Shrubs, 50-200 cm. Stems branched from near bases, glandular-pubescent. Leaves alternate; petioles 5-60+ mm; blades 3-nerved from bases, ovate to deltate, 10-100 × 10-90 mm, bases cordate to truncate, margins crenate to serrate, apices acute to rounded, faces puberulent to glabrate, often gland-dotted. Heads borne in (leafy) paniculiform arrays. Peduncles 1-5 mm, glandular-pubescent. Involucres cylindric to obconic, 7-12 mm. Phyllaries 21-35 in 5-6 series, greenish, often purple-tinged, 3-4-striate, unequal, margins scarious; outer ovate to lance-ovate (glabrous or sparsely glandular-pubescent, apices acute to acuminate), inner lanceolate (glabrous, apices obtuse to acuminate). Florets 8-12; corollas pale yellow-green, 5.5-8 mm. Cypselae 2.5-3.5 mm, puberulent; pappi of 24-30 white, barbellate bristles. 2n = 18. Flowering Jul-Oct. Dry, rocky hillsides, arroyos, canyons; 800-2700 m; Ariz., Calif., Colo., Idaho, Nev., N.Mex., Okla., Tex., Utah, Wyo. Floret number of 18 is reported for Brickellia californica in most floras; A. Cronquist (1994) noted that 18 is high by his count; he reported 12 as the maximum number for the specimens he sampled and that fits the specimens I have counted from Arizona.
FNA 2006, Wiggins 1964, Benson and Darrow 1981, Kearney and Peebles 1969, McDougall 1973, Carter 2012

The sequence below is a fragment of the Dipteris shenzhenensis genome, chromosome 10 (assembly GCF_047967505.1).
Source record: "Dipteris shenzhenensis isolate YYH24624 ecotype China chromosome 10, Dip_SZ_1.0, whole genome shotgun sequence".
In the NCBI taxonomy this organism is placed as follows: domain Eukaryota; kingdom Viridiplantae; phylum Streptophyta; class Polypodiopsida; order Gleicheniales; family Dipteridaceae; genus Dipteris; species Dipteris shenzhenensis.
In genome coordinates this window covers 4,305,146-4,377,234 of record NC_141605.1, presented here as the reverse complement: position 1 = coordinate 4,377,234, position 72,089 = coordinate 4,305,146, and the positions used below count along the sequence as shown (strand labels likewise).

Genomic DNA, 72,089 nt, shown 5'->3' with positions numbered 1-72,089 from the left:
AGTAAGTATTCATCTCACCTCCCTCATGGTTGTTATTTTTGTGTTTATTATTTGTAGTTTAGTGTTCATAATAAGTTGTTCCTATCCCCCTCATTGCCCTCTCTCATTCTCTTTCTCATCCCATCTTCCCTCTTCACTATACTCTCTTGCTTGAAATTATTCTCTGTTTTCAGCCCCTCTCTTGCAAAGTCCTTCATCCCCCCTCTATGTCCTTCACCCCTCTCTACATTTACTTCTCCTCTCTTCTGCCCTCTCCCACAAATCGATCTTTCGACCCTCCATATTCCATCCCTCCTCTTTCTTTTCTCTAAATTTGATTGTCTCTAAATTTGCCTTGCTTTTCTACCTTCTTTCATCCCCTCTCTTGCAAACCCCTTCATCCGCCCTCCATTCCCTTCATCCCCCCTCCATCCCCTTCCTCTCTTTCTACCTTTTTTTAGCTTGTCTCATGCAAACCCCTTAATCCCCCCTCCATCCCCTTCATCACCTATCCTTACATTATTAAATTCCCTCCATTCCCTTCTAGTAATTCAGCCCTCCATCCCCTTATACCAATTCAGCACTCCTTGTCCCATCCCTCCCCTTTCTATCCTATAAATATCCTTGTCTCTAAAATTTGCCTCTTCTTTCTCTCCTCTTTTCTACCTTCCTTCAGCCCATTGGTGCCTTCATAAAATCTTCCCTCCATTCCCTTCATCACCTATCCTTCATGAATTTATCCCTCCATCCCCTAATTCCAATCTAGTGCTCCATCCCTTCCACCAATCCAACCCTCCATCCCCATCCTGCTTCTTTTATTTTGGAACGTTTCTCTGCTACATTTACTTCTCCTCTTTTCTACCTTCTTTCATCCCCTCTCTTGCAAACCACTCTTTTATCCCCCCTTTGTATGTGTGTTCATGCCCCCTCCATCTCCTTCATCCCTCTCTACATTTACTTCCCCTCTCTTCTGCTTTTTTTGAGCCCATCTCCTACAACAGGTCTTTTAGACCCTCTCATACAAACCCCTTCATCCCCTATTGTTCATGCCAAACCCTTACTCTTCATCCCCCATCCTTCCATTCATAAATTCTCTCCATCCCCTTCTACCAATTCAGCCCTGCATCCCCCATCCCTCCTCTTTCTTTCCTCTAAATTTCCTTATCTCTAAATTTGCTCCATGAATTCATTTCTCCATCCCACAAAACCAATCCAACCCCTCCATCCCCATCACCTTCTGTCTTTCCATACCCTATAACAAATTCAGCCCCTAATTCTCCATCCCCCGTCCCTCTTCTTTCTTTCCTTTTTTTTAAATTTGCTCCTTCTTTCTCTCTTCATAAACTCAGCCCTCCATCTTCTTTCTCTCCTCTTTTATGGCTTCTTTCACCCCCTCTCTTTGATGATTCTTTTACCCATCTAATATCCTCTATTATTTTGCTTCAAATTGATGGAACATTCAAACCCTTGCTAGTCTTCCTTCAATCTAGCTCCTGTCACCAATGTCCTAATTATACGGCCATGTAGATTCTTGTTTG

Common Name: California brickellbush Duration: Perennial Nativity: Native Lifeform: Subshrub Wetland Status: FACU General: Intricately branched shrub, 50-200 cm tall; stems woody at the base and often well above the base, glandular-pubcescent; branches ascending, whitish below and purplish, brownish, or grayish above. Leaves: Alternate, on petioles 5-60 mm long; blades 3-nerved from base, deltate to ovate, 1-10 cm long by by 1-9 cm wide, with irregularly dentate or crenate-serrate margins; the faces puberulent to glabrate and often gland dotted. Flowers: Flower heads discoid, arranged in dense panicles or solitary in axils, on short peduncles, these 1-5 mm long; involucre (ring of bracts wrapped around flower head) cylindric to obconic, 7-12 mm high, the bracts (phyllaries) 21-35 in 5-6 series, unequal, greenish stramineous to purple-tinged with scarious margins, subacute to rounded at tips; florets 8-12, all discs, the corollas greenish white, often tinged with purple, 5-8 mm long. Fruits: Achenes puberulent, 3 mm long, topped with a pappus of 24-30 white, barbellate bristles. Ecology: Found on dry rocky hillsides, in arroyos and canyons, from 2,500-9,000 ft (762-2743 m); flowers July-October. Distribution: Much of western N. Amer. from OR east to WY and south to CA, AZ, NM, and TX; south to s MEX. Notes: Brickellia is a genus of shrubs and perennial herbs with all disc flowers, these usually white to cream colored; flower heads wrapped in several rows of bracts (phyllaries), the outer rows shorter than the inner rows; and 10-nerved seeds topped with white tufts of bristles. B. californica is one of the more common shrubby Brickellia found in the region, distinguished by the small diamond- to heart-shaped leaves, < 5 cm long, with toothed edges; on slender stems that are often woody well above the base of the plant; flower heads clustered on short peduncles toward the ends of branches, forming drooping spike-like panicles; and glabrous phyllaries. B. baccharidea is similar but in that species the leaves have cuneate (tapering) bases and the peduncles are longer, > 5 mm; also similar to B. coulteri but that species has opposite leaves with enlarged sharp basal lobes at the base (hastate lobes). Ethnobotany: Used ceremonially; as a lotion for sores; for cough and fever; as a rub for headaches; and as a tea. Etymology: Brickellia is named for Dr. John Brickell (1749-1809), a botanist and physician who worked in Georgia; californica means of or from California. Synonyms: Bulbostylis californica, Brickellia brandegei Editor: SBuckley 2010, FSCoburn 2015, AHazelton 2015